Here are four tips for doing exactly that.
Be vigilant: stay compliant where you sell now.
This may sound easier than it is. Sales tax laws change: something that is exempt in February 2014 (like storage services in Minnesota) could be slated to become taxable in April 2014 and then, at the final hour, be made exempt again. In addition, product taxability rules can be incredibly complex: wheat germ is exempt in California unless it is labeled as a food supplement or the equivalent of a food supplement, in which case it is taxable. And sometimes the order of ingredients on the label is what differentiates a taxable product from an exempt product; it is the first ingredient that distinguishes taxable confections from exempt grocery staples in Maine.
Make sure you audit your current sales tax liability, so that you have a solid foundation of compliance from which to grow.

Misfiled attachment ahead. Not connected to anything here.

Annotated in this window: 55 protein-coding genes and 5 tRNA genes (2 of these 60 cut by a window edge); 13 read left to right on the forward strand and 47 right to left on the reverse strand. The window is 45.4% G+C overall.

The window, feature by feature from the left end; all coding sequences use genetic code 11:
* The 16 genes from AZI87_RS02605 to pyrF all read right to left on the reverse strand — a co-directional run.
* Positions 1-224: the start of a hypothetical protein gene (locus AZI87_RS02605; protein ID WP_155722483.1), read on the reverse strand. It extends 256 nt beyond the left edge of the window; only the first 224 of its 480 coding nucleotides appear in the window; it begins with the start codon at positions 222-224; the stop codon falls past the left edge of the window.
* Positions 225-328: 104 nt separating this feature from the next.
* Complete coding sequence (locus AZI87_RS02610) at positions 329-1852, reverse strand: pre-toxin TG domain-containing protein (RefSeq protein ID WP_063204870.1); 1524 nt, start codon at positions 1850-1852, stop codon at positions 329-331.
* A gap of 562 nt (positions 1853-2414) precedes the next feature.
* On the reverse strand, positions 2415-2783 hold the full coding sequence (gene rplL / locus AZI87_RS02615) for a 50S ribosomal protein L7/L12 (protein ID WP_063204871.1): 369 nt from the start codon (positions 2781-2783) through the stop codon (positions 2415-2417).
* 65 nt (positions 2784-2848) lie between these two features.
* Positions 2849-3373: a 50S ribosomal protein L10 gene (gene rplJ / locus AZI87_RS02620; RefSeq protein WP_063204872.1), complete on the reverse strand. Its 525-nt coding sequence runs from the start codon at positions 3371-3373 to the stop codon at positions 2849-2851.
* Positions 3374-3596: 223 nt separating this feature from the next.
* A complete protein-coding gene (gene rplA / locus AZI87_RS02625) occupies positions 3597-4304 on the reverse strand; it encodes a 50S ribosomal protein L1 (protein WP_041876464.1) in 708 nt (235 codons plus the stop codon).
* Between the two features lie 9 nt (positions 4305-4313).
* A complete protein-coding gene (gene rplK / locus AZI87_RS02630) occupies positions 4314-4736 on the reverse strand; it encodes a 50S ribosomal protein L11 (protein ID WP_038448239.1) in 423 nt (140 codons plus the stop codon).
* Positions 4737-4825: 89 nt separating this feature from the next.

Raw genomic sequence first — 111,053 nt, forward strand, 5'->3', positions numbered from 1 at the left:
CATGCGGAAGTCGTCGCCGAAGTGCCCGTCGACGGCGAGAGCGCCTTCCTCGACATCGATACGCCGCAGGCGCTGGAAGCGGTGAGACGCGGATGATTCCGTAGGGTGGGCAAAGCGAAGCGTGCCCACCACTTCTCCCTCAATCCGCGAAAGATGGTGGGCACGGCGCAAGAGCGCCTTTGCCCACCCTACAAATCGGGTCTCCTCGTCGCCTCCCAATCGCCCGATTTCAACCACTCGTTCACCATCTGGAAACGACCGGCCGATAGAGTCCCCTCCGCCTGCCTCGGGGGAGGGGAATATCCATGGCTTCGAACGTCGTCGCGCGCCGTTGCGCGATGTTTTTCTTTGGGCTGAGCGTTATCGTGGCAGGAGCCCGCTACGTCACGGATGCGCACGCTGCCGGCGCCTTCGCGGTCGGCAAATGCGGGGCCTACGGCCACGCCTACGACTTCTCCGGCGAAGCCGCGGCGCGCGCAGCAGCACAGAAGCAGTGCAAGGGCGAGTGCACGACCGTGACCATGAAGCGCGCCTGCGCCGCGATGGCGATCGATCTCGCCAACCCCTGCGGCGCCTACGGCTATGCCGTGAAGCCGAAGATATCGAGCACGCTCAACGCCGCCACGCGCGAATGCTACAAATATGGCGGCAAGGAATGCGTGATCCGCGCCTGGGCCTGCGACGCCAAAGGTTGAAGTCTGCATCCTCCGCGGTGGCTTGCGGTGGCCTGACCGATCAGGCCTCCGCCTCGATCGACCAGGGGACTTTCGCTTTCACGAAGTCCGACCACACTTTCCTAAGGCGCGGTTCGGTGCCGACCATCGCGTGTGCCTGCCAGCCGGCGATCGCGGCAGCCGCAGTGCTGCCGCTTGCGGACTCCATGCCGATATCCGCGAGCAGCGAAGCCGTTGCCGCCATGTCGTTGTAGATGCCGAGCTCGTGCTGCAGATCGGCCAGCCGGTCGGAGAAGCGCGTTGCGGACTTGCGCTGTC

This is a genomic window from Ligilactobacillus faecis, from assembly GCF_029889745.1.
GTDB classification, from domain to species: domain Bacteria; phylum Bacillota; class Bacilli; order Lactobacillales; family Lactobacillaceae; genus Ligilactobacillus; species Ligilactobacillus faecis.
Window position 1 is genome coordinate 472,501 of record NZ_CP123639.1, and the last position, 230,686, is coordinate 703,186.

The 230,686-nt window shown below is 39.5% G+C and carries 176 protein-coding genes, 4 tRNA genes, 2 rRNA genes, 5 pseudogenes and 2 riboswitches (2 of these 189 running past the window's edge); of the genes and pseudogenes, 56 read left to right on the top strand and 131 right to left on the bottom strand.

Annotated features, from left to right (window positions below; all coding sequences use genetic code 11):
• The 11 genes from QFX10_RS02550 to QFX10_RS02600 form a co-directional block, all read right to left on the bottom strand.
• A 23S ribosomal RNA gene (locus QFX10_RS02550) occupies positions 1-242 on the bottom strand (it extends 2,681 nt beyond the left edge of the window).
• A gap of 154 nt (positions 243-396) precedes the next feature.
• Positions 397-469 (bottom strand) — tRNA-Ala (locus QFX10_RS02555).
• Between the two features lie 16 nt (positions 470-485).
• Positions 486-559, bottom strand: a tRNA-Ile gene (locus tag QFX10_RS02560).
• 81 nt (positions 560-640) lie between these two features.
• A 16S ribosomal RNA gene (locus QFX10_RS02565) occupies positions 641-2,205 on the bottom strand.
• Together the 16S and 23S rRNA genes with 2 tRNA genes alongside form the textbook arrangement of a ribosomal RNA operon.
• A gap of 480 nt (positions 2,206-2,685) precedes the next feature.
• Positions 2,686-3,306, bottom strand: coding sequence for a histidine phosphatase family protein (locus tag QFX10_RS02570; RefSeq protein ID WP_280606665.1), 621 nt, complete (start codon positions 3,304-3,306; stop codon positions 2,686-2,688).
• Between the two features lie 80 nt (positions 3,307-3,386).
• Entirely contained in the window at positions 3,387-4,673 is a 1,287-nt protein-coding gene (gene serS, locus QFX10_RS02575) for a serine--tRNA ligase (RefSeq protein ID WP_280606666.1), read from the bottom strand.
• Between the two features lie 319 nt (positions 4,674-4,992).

Be flexible: be ready to charge tax wherever you go.
Direct sellers need to be like professional athletes—poised and ready to take any opportunity that presents itself. That requires flexibility. How soon could you be ready to take advantage of sudden sales opportunities in California or Florida? Sooner than you think, if you have a sales tax management system that will quickly and efficiently apply the proper tax rate to each product in each new jurisdiction.
Be efficient: put your energy where it is needed.
Direct sellers must be able to focus time and energy on keeping current clients happy, expanding into new markets, and/or developing new products. Manual sales tax compliance is a tedious, time-sucking activity. Don’t let it sap the zing from you or your company: embrace a sales tax management solution that automates key compliance tasks, so you can spend time focusing on growth.